Kendrick Lamar has won the Pulitzer Prize for music, making history as the first non-classical or jazz artist to win the prestigious prize.
Kendrick Lamar performs during the Festival d'ete de Quebec in Quebec City, Canada.
Source: Associated Press
The revered rapper is also the most commercially successful musician to receive the award, usually reserved for critically acclaimed classical acts who don't live on the pop charts.
The 30-year-old won the prize for DAMN., his Grammy-winning album. The Pulitzer board said overnight the album is a "virtuosic song collection" and said it captures "the modern African American life." He will win US$15,000.
Lamar has been lauded for his deep lyrical content, politically charged live performances, and his mix of hip-hop, spoken word, jazz, soul, funk, poetry and African sounds. Since emerging on the music scene with the 2011 album "Section.80," he has achieved the perfect mix of commercial appeal and critical respect.
The Pulitzer board has awarded special honours to Bob Dylan, Duke Ellington, George Gershwin, Thelonious Monk, John Coltrane and Hank Williams, but a popular figure like Lamar has never won the prize for music. In 1997, Wynton Marsalis became the first jazz act to win the Pulitzer Prize for music.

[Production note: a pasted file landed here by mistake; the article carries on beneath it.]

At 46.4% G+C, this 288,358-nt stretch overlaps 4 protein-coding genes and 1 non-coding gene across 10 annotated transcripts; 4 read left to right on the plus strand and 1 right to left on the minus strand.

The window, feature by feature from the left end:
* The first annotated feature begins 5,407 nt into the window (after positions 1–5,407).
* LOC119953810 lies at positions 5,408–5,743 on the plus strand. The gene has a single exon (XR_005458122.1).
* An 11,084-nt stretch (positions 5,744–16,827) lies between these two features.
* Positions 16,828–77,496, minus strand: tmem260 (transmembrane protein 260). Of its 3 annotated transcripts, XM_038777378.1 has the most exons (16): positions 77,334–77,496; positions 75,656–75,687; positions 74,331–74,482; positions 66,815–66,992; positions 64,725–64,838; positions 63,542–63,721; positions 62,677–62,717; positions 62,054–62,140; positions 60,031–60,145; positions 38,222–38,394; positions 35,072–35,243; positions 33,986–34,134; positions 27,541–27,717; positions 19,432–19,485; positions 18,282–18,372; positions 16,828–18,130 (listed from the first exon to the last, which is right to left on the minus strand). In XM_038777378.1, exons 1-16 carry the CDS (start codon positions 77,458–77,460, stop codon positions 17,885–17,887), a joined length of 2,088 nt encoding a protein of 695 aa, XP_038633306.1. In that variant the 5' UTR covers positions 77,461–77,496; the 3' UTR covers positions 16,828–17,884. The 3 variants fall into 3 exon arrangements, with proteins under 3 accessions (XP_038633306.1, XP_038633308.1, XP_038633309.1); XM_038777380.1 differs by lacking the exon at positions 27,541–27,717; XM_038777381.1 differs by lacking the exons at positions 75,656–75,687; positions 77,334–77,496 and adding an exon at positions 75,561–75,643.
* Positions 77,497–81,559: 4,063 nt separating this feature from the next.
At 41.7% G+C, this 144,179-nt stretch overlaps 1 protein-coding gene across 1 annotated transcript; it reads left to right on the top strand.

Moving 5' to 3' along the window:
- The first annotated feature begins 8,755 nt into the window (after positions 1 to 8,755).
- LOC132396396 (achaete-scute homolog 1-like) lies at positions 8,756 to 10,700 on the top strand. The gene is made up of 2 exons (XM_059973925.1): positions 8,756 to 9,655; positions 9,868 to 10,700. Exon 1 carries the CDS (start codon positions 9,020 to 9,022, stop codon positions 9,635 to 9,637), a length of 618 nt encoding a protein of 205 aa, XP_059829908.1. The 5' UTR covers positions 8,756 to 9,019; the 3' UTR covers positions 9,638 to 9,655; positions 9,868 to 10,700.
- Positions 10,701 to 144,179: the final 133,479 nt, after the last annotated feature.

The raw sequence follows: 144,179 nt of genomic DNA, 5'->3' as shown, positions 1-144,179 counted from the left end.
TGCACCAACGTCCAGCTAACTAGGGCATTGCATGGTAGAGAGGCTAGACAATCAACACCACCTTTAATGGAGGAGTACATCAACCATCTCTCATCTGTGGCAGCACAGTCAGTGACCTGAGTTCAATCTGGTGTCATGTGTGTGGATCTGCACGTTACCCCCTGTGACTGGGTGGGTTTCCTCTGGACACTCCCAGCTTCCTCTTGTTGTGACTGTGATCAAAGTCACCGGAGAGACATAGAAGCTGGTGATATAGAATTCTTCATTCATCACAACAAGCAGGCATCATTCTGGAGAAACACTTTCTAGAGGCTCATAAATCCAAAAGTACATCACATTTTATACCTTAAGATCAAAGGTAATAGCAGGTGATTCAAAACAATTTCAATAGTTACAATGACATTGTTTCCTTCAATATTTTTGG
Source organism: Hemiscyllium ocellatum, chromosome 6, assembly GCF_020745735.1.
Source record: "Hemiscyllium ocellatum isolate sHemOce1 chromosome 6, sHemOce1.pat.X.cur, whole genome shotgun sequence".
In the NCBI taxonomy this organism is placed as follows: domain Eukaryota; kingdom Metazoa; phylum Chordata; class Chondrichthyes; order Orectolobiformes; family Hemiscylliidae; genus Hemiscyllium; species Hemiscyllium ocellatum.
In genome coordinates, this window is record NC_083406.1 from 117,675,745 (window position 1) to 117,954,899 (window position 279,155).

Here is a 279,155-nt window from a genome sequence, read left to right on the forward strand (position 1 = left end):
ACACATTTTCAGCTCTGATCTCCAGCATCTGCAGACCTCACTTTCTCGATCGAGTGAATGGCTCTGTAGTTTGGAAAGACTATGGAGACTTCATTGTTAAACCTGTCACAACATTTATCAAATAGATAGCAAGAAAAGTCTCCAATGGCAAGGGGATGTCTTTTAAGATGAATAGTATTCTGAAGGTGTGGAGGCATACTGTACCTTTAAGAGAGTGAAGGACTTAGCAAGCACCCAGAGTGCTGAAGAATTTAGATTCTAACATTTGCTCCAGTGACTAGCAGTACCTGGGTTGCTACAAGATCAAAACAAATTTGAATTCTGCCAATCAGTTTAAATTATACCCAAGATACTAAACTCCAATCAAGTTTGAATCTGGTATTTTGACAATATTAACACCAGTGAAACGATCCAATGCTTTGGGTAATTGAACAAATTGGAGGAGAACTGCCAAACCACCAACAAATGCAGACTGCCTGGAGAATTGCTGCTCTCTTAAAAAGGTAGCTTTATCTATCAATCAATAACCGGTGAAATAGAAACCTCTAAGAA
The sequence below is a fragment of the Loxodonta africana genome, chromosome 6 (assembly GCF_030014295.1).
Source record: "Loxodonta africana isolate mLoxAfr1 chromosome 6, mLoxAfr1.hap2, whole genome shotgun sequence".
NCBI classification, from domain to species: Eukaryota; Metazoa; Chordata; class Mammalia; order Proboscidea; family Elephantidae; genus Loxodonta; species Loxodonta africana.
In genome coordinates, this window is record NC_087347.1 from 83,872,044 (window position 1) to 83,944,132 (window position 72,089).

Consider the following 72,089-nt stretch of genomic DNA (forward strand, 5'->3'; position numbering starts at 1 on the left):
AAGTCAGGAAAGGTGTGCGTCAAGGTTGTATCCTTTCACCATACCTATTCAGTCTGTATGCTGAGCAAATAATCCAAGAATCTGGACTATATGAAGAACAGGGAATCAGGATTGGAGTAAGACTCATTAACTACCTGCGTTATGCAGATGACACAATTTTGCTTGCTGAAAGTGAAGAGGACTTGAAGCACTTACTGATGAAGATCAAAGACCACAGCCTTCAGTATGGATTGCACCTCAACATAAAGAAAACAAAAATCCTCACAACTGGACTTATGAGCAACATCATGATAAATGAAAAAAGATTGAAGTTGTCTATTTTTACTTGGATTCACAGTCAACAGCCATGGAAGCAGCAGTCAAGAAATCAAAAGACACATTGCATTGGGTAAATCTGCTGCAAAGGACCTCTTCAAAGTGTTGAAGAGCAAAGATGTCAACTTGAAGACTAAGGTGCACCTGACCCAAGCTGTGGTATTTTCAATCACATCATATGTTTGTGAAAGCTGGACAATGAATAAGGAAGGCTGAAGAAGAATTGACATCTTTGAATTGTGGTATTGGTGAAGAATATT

His platinum-selling major-label albums — "good kid, m.A.A.d city,"
'To Pimp a Butterfly and DAMN. — became works of art, with Lamar writing songs about blackness, street life, police brutality, perseverance, survival and self-worth.
He's also been a dominator on the charts, having achieved two dozen Top 40 hits, including a No. 1 success with Humble, and he has even collaborated with the likes of U2, Taylor Swift, Imagine Dragons, Rihanna and Beyonce.
Lamar's musical success helped him win 12 Grammy Awards, though all three of his major-label albums have lost in the top category — album of the year.
Each loss has been criticised by the music community, launching the conversation about how the Recording Academy might be out of touch. DAMN. lost out on the album of the year Grammy to Bruno Mars' 24K Magic in January.
The rapper, born in Compton, California, was hand-picked by Black Panther director Ryan Coogler to curate an album to accompany the ubiquitously successful film, giving Lamar yet again another No. 1 effort and highly praised project.
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